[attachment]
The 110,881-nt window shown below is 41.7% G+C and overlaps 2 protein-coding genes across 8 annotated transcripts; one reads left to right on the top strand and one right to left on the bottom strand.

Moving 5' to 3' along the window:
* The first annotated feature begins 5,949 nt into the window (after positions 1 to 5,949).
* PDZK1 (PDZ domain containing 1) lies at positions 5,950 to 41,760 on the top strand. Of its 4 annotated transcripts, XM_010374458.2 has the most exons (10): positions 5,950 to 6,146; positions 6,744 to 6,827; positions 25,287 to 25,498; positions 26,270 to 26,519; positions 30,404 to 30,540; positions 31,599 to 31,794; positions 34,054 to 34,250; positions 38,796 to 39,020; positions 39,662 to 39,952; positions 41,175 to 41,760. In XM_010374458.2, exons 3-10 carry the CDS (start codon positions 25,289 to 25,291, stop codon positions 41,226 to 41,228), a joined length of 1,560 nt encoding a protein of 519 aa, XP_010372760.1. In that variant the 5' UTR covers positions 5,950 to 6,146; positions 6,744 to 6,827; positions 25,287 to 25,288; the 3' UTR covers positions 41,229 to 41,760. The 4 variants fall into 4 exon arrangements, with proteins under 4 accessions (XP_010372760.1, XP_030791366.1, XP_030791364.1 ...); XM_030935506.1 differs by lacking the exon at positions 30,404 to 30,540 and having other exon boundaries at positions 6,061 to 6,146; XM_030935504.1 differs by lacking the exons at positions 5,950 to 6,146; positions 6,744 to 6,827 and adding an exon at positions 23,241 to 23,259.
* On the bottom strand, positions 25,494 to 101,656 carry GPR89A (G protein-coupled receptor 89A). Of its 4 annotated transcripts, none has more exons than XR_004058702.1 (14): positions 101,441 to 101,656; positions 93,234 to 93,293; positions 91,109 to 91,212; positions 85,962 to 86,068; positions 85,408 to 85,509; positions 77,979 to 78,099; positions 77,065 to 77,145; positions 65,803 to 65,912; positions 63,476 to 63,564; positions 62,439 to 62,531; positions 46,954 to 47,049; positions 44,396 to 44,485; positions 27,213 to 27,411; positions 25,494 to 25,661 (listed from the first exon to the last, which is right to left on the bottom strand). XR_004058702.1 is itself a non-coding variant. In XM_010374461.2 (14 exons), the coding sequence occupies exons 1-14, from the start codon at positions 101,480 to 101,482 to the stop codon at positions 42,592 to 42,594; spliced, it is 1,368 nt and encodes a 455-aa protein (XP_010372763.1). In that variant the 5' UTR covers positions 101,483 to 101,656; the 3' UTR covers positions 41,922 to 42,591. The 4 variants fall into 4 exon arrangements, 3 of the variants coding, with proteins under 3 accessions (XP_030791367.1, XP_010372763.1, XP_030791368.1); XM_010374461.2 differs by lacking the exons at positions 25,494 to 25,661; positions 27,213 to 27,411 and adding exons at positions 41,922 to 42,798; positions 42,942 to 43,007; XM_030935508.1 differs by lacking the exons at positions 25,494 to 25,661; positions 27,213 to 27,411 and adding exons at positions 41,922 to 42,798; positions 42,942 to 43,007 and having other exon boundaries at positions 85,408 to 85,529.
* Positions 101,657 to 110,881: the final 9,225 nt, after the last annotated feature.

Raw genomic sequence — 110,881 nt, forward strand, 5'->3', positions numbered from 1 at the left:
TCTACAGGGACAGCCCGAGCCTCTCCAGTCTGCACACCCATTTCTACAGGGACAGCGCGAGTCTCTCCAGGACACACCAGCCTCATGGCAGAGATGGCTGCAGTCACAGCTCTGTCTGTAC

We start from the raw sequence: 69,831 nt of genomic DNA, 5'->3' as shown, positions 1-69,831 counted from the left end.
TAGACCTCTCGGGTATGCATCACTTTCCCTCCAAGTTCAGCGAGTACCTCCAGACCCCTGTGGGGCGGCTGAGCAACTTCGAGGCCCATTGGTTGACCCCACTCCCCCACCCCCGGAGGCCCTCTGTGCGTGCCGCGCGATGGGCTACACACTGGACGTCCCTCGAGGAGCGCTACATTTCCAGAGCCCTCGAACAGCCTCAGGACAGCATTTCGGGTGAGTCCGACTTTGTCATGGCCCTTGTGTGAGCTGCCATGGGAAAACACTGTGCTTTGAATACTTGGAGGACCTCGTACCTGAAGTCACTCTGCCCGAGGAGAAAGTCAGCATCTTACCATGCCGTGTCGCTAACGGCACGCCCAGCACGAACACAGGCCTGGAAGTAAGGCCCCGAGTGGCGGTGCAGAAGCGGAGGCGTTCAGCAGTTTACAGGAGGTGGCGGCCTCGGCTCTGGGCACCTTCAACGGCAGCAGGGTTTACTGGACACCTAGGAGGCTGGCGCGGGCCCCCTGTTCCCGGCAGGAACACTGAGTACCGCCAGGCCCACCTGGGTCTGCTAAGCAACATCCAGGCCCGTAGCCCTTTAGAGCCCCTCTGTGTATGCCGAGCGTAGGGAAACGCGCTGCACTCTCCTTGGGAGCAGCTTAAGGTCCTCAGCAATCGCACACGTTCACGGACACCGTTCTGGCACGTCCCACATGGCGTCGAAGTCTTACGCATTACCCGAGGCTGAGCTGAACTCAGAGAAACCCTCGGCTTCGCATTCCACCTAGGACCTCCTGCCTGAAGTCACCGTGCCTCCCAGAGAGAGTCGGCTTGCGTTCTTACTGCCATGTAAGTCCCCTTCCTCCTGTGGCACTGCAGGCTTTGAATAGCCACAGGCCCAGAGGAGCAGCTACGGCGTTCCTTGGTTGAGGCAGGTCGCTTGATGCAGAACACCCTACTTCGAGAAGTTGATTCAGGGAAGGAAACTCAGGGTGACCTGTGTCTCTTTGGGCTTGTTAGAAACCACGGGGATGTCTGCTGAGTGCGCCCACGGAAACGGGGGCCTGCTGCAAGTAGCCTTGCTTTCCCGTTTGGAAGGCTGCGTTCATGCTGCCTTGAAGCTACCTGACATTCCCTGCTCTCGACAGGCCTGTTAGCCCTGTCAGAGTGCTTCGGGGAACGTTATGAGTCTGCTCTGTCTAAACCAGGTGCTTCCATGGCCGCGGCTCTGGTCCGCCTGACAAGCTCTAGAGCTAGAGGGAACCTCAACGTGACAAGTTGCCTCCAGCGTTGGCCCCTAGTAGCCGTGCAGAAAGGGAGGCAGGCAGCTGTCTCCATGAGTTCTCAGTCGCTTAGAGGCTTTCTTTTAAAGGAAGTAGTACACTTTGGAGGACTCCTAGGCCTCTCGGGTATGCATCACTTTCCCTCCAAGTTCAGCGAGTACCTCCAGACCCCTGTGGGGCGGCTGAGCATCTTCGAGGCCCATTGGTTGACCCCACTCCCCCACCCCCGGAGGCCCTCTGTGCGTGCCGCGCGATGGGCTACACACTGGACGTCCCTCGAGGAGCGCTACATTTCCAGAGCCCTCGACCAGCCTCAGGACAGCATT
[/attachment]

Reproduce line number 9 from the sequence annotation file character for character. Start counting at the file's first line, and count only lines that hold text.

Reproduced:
We start from the raw sequence: 69,831 nt of genomic DNA, 5'->3' as shown, positions 1-69,831 counted from the left end.